- metagenomics: The study of genomes recovered from environmental samples; especially the differentiation of genomes from multiple organisms or individuals, either in a symbiotic relationship, or at a crime scene.
- intracellular: Inside or within a cell.
Metagenomics is a relatively recent field of study that tries to understand the diversity—especially microbial—of the world around us. Through these studies it is now known that the number of viral particles and number of different viral species in almost every environment on Earth is immense. It is largely believed that viruses by species are the most numerous of any biological entity on earth. This is typified by the role of viruses in marine ecology. A teaspoon of seawater contains about one million viruses.
Viruses are essential to the regulation of saltwater and freshwater ecosystems. Most of these viruses are bacteriophages, which are harmless to plants and animals. They infect and destroy the bacteria in aquatic microbial communities, comprising the most important mechanism of recycling carbon in the marine environment. The organic molecules released from the bacterial cells by the viruses stimulate fresh bacterial and algal growth.
Microorganisms constitute more than 90% of the biomass in the sea. It is estimated that viruses kill approximately 20% of this biomass each day, and that there are 15 times as many viruses in the oceans as there are bacteria and archaea. Viruses are the main agents responsible for the rapid destruction of harmful algal blooms, which often kill other marine life. The number of viruses in the oceans decreases further offshore and deeper into the water, where there are fewer host organisms. The effects of marine viruses are far-reaching; by increasing the amount of photosynthesis in the oceans, viruses are indirectly responsible for reducing the amount of carbon dioxide in the atmosphere by approximately 3 gigatonnes of carbon per year. Like any organism, marine mammals are susceptible to viral infections. In 1988 and 2002, thousands of harbor seals were killed in Europe by the phocine distemper virus. Many other viruses, including caliciviruses, herpesviruses, adenoviruses, and parvoviruses, circulate in marine mammal populations.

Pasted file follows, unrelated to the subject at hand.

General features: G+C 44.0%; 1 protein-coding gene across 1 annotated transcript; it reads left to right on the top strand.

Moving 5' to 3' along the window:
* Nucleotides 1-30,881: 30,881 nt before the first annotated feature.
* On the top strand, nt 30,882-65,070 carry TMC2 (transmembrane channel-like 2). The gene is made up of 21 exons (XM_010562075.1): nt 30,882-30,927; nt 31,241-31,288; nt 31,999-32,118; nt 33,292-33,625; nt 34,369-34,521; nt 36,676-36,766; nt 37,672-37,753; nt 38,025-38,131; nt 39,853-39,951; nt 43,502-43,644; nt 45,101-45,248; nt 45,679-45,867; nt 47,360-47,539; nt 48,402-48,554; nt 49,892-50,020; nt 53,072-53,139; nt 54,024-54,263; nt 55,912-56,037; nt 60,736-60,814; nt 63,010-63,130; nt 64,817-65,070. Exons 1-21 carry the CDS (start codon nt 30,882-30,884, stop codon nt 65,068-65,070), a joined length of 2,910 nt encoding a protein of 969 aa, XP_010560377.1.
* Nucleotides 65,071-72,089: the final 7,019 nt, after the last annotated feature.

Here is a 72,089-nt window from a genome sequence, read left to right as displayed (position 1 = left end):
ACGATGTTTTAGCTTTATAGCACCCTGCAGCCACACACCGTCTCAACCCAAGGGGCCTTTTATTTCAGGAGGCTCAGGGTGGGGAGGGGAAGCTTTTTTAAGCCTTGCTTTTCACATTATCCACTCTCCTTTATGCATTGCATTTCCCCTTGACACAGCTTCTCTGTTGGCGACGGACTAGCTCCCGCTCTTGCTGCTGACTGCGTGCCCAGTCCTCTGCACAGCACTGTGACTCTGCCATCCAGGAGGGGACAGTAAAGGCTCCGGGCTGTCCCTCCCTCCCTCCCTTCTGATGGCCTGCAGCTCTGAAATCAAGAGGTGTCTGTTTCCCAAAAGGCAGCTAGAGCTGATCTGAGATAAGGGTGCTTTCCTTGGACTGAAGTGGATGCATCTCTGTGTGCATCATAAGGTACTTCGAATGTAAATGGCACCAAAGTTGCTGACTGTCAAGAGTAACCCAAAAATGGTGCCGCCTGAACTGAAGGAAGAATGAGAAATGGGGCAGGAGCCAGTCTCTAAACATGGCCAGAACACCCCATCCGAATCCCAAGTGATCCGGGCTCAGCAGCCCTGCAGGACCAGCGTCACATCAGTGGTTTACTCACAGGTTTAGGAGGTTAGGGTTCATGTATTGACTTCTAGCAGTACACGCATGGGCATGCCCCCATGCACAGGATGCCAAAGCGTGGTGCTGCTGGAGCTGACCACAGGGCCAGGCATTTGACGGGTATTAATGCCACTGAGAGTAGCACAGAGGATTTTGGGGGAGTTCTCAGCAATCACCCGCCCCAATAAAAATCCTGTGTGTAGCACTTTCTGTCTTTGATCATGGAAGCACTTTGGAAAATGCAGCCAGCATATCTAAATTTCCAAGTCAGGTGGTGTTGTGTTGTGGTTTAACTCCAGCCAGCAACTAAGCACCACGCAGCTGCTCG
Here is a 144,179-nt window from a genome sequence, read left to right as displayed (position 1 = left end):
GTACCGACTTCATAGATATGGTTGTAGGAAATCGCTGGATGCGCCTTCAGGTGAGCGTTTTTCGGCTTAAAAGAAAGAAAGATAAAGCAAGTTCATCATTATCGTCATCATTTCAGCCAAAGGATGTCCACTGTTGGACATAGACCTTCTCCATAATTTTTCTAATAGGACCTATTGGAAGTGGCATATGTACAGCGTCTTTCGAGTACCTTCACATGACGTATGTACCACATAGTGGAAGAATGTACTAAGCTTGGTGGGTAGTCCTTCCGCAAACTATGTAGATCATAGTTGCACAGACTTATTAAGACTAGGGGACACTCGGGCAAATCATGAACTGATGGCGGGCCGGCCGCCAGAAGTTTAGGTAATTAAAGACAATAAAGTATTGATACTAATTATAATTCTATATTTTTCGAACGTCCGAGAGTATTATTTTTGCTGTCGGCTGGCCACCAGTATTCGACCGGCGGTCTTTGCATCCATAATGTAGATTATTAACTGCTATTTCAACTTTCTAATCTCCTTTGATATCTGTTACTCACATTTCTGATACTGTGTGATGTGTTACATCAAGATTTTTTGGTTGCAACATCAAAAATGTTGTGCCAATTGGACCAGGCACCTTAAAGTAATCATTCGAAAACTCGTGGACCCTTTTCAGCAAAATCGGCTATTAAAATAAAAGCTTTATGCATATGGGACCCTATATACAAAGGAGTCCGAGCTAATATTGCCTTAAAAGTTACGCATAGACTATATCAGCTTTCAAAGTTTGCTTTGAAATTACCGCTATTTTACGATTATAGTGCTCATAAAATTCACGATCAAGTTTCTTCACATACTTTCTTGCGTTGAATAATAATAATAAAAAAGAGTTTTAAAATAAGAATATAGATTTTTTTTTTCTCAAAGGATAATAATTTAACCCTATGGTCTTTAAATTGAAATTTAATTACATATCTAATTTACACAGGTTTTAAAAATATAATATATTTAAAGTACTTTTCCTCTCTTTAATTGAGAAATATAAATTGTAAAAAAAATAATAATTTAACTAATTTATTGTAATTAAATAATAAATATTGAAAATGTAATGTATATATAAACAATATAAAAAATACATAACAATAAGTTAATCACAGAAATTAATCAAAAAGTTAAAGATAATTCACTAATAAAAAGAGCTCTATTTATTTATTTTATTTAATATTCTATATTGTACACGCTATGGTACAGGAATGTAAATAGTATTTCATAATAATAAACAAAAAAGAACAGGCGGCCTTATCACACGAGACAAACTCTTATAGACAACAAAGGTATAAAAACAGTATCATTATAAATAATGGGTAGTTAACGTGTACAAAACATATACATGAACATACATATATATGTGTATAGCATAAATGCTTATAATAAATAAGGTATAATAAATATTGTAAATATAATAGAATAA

As mentioned, marine viruses are mostly bacteriophages, or phages. Phages are obligate intracellular parasites, meaning that they are able to reproduce only while infecting bacteria. Phages therefore are found only within environments that contain bacteria. Most environments contain bacteria, including our own bodies (called normal flora). Often these bacteria are found in large numbers. As a consequence, phages are found almost everywhere. As a rule of thumb, many phage biologists expect that phage population densities will exceed bacterial densities by a ratio of 10:1 or more (VBR or virus-to-bacterium ratio).
Estimates of bacterial numbers on Earth reach approximately 1030; consequently, there is an expectation that 1031 or more individual virus (mostly phage) particles exist, making phages the most numerous category of “organisms” on our planet. Bacteria (along with archaea) appear to be highly diverse and there are possibly millions of species. Phage-ecological interactions therefore are quantitatively vast, with huge numbers of interactions. Phage-ecological interactions are also qualitatively diverse: there are huge numbers of environment types, bacterial-host types, and also individual phage types.